Second, states that forgo the Medicaid expansion are leaving substantial federal money on the table. It is true that, starting in 2020, states must put up 10 percent of the money to cover the expansion population, but if they do so, they get substantial federal funding flowing into the state. That funding goes into the state’s medical care system, which then leads to additional economic activity outside of the health system.
For these reasons, political leaders in many of the holdout states are attracted to a partial Medicaid expansion. Under the most common formulation of the idea, a state would ask permission in a waiver to expand Medicaid up to 100 percent of the FPL, instead of 138 percent of the FPL as required by the ACA, and yet still get the 90 percent federal matching rate for the added cost. Above 100 percent of the FPL, state residents would go into the ACA’s exchange and get premiums subsidies when enrolling in private coverage.
Partial expansion is attractive for a number of reasons. It is a reasonable middle ground position between full Medicaid expansion, and no expansion. If all of the holdout states adopted partial expansion, there would no longer be a coverage gap. It would establish boundaries within which states could exercise some discretion. States with more conservative political leadership could be tighter with Medicaid eligibility but not so tight as to leave those below the poverty line with no real options. States with less conservative political leanings could opt for more generous Medicaid coverage, but only up to the 138 percent of the FPL threshold.
So allowing states to adopt a partial Medicaid expansion makes sense for political and programmatic reasons. However, it is hard to make the case that doing so would be cost-neutral for the federal government. The argument is sometimes made that, if the federal government does not allow partial expansion, then all of the hold out states will eventually capitulate and agree to the full ACA expansion, and costs will be higher as a result. But if the expected scenario under current law is eventual adoption by all states of the full expansion, then a partial expansion option would increase federal costs relative to that baseline because Medicaid coverage is less expensive than premium subsidies and partial expansion would mean more people getting premium subsidies and less getting Medicaid.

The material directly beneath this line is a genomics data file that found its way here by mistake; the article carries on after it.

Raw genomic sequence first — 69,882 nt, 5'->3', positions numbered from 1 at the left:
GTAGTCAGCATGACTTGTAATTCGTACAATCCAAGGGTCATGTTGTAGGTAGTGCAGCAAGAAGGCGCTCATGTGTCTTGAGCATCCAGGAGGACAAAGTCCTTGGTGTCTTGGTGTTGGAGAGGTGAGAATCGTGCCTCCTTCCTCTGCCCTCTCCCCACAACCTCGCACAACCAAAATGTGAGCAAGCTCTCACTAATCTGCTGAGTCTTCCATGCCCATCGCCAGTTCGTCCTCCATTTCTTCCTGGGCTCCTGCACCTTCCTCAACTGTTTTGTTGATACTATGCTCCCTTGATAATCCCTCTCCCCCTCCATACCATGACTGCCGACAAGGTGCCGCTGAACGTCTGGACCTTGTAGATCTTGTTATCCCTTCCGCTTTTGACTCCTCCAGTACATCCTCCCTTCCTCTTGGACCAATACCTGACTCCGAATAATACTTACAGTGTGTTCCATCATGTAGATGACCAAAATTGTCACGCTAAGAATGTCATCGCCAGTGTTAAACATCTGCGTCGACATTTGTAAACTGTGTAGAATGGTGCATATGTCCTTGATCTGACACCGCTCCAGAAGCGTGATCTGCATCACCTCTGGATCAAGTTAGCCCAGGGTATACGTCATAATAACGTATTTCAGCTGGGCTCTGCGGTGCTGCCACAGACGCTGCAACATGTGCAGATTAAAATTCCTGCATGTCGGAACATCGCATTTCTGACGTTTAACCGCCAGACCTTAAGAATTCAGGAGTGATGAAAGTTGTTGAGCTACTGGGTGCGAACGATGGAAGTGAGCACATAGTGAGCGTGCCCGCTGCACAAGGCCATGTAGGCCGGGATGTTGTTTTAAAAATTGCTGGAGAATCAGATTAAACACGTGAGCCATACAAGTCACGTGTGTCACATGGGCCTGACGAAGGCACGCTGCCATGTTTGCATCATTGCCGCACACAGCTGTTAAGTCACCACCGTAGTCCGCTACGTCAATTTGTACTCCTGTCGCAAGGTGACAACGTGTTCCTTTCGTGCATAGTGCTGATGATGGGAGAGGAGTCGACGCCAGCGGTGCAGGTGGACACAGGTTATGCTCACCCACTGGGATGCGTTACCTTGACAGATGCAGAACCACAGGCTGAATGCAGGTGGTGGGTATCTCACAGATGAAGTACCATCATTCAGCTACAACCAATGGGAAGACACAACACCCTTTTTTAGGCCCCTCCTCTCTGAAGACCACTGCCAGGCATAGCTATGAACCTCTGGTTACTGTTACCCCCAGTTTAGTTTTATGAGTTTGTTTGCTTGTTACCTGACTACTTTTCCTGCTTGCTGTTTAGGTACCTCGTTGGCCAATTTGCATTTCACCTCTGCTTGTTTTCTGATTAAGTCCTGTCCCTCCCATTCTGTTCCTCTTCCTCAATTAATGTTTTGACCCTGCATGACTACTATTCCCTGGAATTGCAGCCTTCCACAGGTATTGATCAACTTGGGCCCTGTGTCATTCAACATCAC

Moreover, current policy is likely to lead some states to continue holding out against expanding Medicaid, at least for several more years. If these states are given the option of a partial expansion, many if not all of them would jump at the chance, which is why the idea has appeal. But it is undeniable that bringing more states that otherwise would not expand into the expansion column would add to federal spending.
That partial Medicaid expansion would increase federal expenditures does not mean it is a bad idea. It is actually a reasonable compromise balancing the interests of those states that favor a more expansive Medicaid program with those that would like to see lower enrollment in public coverage. But it would be better if partial Medicaid expansion were pursued as a legislative change rather than an allowable state waiver because, in legislation, Congress could offset the added federal expense with cost-reducing reforms. Among other things, Congress could cut costs by limiting the use of tax schemes intended to circumvent the states’ matching payment requirements.
The Supreme Court’s decision in 2012 disrupted the plan to establish a national standard of Medicaid eligibility. The result is vastly different Medicaid eligibility rules across the country, which probably isn’t sustainable over the long term. Partial Medicaid expansion is a sensible middle ground position between full and no expansion, but it would cost some money. The danger is that the administration will pretend these costs don’t exist in waiver approvals granted to states. If that were to occur, the waiver process will become even less credible than it already is. The better route, over the long run, is to be honest about the costs and to work for a budget-neutral compromise in Congress, despite the difficulty of achieving success in the current political environment.